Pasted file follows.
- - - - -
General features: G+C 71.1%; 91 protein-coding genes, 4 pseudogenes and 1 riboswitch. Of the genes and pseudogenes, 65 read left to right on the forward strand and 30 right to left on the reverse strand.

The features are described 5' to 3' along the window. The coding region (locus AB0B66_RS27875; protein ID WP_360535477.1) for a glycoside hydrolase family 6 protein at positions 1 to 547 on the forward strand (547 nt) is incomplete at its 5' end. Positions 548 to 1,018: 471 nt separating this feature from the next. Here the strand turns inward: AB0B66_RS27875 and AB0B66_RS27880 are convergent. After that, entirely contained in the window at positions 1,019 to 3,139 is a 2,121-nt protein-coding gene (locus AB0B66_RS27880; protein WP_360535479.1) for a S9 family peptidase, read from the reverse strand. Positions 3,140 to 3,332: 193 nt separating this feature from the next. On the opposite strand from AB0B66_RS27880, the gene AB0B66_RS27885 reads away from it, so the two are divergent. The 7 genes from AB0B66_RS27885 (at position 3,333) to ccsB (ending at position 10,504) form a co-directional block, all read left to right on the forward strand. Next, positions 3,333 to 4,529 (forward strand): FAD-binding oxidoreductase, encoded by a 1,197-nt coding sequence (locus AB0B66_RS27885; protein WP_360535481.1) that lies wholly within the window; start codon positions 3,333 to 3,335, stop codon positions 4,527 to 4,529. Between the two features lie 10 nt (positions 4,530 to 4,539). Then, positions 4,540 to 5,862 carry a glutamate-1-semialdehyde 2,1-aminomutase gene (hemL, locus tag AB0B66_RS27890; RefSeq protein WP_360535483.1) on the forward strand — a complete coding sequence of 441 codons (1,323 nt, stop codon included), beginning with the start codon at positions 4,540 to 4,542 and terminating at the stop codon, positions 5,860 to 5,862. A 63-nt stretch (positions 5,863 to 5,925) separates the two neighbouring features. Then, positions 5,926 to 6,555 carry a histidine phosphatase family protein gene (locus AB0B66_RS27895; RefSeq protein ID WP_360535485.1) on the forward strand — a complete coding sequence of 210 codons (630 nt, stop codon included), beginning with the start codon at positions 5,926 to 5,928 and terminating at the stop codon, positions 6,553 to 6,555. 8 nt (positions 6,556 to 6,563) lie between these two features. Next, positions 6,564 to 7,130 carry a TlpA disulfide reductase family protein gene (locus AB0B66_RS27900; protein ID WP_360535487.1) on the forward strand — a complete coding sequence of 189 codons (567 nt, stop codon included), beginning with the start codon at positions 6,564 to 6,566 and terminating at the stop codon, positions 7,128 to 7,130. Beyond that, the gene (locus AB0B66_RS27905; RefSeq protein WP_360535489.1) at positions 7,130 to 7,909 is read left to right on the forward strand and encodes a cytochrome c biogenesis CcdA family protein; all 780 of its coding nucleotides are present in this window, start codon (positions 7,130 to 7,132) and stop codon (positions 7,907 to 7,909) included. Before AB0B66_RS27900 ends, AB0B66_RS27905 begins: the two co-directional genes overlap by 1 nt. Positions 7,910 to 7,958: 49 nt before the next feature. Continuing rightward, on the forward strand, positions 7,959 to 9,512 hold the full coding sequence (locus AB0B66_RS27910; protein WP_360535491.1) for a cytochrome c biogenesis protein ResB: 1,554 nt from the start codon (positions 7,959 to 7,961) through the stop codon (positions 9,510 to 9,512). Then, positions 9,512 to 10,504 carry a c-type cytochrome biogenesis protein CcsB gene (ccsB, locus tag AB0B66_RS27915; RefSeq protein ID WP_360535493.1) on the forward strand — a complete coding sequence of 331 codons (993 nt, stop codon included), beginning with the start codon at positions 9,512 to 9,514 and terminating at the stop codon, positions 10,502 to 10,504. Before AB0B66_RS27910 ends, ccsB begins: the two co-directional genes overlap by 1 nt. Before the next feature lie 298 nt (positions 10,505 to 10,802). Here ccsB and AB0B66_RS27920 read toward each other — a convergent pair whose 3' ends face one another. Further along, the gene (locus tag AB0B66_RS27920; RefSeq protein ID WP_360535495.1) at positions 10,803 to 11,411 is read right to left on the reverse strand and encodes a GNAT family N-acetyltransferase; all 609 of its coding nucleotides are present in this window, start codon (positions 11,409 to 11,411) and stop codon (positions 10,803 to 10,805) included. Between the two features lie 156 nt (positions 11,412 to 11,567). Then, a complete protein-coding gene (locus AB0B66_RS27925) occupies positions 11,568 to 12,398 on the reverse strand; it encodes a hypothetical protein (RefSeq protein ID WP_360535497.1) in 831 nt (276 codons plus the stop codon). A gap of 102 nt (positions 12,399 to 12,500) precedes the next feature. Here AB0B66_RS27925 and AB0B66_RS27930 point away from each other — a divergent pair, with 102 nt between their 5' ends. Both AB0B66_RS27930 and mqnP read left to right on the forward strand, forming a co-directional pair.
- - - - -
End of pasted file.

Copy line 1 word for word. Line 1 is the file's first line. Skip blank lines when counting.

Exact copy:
General features: G+C 71.1%; 91 protein-coding genes, 4 pseudogenes and 1 riboswitch. Of the genes and pseudogenes, 65 read left to right on the forward strand and 30 right to left on the reverse strand.